Maya Angelou’s recent passing recalled memories for Lebo HS grads Erin Levine, Class of ’92, and her brother Dave, Class of ’03. Back in 1996, 11-year-old Dave watched from the bleachers of the football stadium at the University of Delaware as his sister joined about 4,000 fellow graduates on the field to hear that year’s featured commencement speaker: Maya Angelou. She held the entire audience spellbound with her inspirational words. UD graduate John Brennan described the event (see below) for the school’s Messenger publication. Ms. Angelou’s timeless message resonates as well today as it did 18 years ago.
Standing before the largest crowd in University of Delaware Commencement history, poet Maya Angelou sang out, “When it looked like the sun wasn’t gonna shine anymore, God put a rainbow in the sky.” Addressing the hushed and attentive crowd of 25,000 graduates, family and friends, she told the members of the Class of 1996 that they have “the ability to be rainbows in the clouds.”
According to Genesis, she said, when it seemed that the rain would never end, God created the rainbow. “But, in the 19th century,” Angelou said, “some African-American lyricist decided that God must have put the rainbow in the clouds, because rainbows, suns, moons, stars, novae, comets, all sorts of luminosities, are in the sky all the time. However, clouds can so lower and lower that you cannot see the brightness. So, the suggestion was God put the rainbow in the clouds themselves so, in the worst of times, in the dreariest of times, in the most hopeless of times, you can see some light….”
“There have been people-your parents, your guardians, your teachers, your beloveds, your professors, people who didn’t even know your name-[all] have been rainbows for you. This is the truth of it: Every graduate today has already been paid for.
“Whether her or his ancestors came from Ireland in the 1840s and ’50s trying to escape the potato blight; or, if they came from Eastern Europe trying to escape the little and large murders, the pogroms, arriving at Ellis Island, having their names changed to something utterly unpronounceable; or, if they came from Malta or Greece or Crete or South America or Mexico, trying to find a place that would hold all the people, all the faces, all the Adams and Eves and their countless generations; or, if they came from Asia in the 1850s to build this country, to build the railroads, unable legally to bring their mates for eight decades; or if they came from Africa, unwillingly, bound, lying spoon fashion, back to belly in the filthy hatches of slave ships and in their own and in each other’s excrement and urine, they have paid for each of you already,” she said. “Without any chance of ever knowing what your faces would look like, what mad personalities you would foist upon the world, what brilliances you would give to us, what rainbows you would become, they have paid for you.”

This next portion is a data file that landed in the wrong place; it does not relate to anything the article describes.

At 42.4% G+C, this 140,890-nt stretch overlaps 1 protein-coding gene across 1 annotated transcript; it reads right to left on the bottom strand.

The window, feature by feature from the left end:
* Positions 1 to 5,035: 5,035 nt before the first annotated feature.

The challenge for the Class of 1996 is to pay for those still to come, she said. “In that case, then, all you have to do is see yourselves as rainbows. There are young men and women, maybe in your families, maybe not; maybe in your neighborhoods, maybe not; young men and women who will never see you, to whom you owe incredible responsibilities because you have been paid for. I think it is a wonderful thing to take on the responsibility for the time you take up and the space you occupy. It is exciting. It is onerous, but, it is honorable.”
She told the graduates that it is her prayer that they continue with their educations, win awards, fall in love and accept it in return, but, she added, “In any case, where you will be greatest, the area in which you will be the most important will be the area in which you inspire, encourage and support another human being.”
Angelou concluded her remarks by reading the Class of 1996 a poem, entitled A Brave and Starling Truth, which she wrote for the United Nations in 1995. The poem ends:
When we come to it,
We, this people, on this wayward, floating body,
Created on this Earth, of this Earth,
Have the power to fashion for this Earth
A climate where every man and every woman
Can live freely without sanctimonious piety,
Without crippling fear.
When we come to it,
We must confess that we are the possible;
We are the miraculous, we are the true wonder of this world.
That is when, and only when
We come to it.